Trump might Make America Great Again, but at a price to non-US economies. Bloomberg recently highlighted an unexpected side effect of Trump’s proposal of a tax holiday for companies to repatriate offshore cash. Combined with the uncertainties of American relationships with other major global central banks, it could create a USD shortage, which would have the effect of tightening credit and raising financial stress levels in offshore USD liquidity.
Trump’s plan to repatriate corporate profits to the U.S. could take a chunk out of the world’s available dollar funding, since as much as $2 trillions’ worth of corporate earnings currently sit outside country, according to Deutsche Bank’s estimates. “A U.S. corporate tax holiday or even a simplification of the tax code to encourage repatriation would be most likely to impact the availability of dollar liquidity for European banks, where most U.S. corporate earnings have been re-invested,” the analysts wrote.
While scarce dollar funding could be combated by central banks aiming to ease strains in the bowels of the financial system, Trump’s populist rhetoric puts the availability of dollar swap lines from the Federal Reserve in doubt, according to Deutsche Bank. Such dollar swap lines, in which central banks agree essentially to swap currencies with each other, saw the Fed provide some $600 billion worth of dollar liquidity during the 2008 financial crisis.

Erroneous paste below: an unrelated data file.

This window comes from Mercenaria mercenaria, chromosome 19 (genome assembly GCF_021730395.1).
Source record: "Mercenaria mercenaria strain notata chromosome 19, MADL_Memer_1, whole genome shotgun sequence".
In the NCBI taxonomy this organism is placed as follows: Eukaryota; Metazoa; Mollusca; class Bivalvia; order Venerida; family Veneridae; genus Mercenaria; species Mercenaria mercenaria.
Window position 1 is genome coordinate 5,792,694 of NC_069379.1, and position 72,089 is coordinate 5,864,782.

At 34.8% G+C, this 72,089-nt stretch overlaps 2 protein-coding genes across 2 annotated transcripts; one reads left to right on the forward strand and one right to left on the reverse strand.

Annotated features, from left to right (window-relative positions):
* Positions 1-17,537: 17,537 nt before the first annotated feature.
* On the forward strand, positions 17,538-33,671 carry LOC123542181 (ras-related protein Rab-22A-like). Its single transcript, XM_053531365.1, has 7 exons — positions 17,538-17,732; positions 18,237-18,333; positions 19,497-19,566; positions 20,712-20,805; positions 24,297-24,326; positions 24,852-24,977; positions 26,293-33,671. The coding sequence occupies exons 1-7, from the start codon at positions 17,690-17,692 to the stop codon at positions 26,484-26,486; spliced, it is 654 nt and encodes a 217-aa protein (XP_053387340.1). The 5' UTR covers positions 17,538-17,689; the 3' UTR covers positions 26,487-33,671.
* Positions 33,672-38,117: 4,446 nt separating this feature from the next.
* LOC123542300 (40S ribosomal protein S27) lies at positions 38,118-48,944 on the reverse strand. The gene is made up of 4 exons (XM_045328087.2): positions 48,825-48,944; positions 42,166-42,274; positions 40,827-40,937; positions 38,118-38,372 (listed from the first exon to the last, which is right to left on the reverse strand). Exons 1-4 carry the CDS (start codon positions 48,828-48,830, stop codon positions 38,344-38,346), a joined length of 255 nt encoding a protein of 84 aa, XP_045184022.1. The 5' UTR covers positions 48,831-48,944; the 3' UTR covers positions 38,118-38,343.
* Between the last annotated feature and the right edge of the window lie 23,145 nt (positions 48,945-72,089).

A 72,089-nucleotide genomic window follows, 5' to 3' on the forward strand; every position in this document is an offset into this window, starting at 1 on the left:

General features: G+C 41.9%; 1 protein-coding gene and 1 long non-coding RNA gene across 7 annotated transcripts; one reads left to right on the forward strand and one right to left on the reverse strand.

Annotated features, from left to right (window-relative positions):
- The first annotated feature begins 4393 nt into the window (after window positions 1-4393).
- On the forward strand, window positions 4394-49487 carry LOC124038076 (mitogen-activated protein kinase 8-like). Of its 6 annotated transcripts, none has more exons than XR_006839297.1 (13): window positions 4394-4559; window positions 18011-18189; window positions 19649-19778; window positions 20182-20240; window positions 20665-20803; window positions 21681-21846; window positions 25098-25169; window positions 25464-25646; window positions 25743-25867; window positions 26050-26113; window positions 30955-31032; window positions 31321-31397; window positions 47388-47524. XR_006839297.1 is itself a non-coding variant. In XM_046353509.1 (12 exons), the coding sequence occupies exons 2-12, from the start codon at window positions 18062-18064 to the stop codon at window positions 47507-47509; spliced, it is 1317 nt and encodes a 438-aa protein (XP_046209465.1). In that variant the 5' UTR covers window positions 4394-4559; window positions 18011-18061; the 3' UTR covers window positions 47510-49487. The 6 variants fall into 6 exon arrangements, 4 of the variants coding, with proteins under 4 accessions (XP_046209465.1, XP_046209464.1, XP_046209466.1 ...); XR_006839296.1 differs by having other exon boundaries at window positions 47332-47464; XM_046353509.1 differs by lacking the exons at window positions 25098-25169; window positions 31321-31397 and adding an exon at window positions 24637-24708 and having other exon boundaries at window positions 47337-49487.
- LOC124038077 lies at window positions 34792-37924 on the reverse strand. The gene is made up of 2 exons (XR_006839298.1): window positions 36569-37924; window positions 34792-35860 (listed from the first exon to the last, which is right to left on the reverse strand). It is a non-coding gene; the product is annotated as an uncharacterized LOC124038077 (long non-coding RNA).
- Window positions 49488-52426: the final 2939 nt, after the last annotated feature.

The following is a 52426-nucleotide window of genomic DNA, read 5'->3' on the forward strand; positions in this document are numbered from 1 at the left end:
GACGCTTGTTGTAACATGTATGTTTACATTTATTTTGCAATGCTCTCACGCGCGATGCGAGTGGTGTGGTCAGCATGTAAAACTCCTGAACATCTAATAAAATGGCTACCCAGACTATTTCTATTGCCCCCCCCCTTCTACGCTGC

Already, we can see the Goldman Sachs Financial Conditions Index racheting upwards, which reflects a higher cost of USD funding. This is the picture of how a credit squeeze starts.
All this, and we haven’t even discussed the downside of protectionism, which history has shown that China has been quick to retaliate should a trade war break out.
Peering into 2017
Consider the following (best case) scenario for 2017. Soon after his inauguration, Trump goes to Congress with his budget proposal to slash taxes and revive growth with infrastructure spending. Assuming that the Republican controlled Congress cooperates, which is a big “if” as the GOP budget hawks might balk at Trump’s plans, Trump’s budget measures would get passed some time mid-year. It would then take time for the federal bureaucracy to implement those measures. The soonest that any tax cuts could start to affect the economy would be late 2017. By contrast, infrastructure spending take much, much longer. A realistic estimate would be late 2018 or even as late as 2020.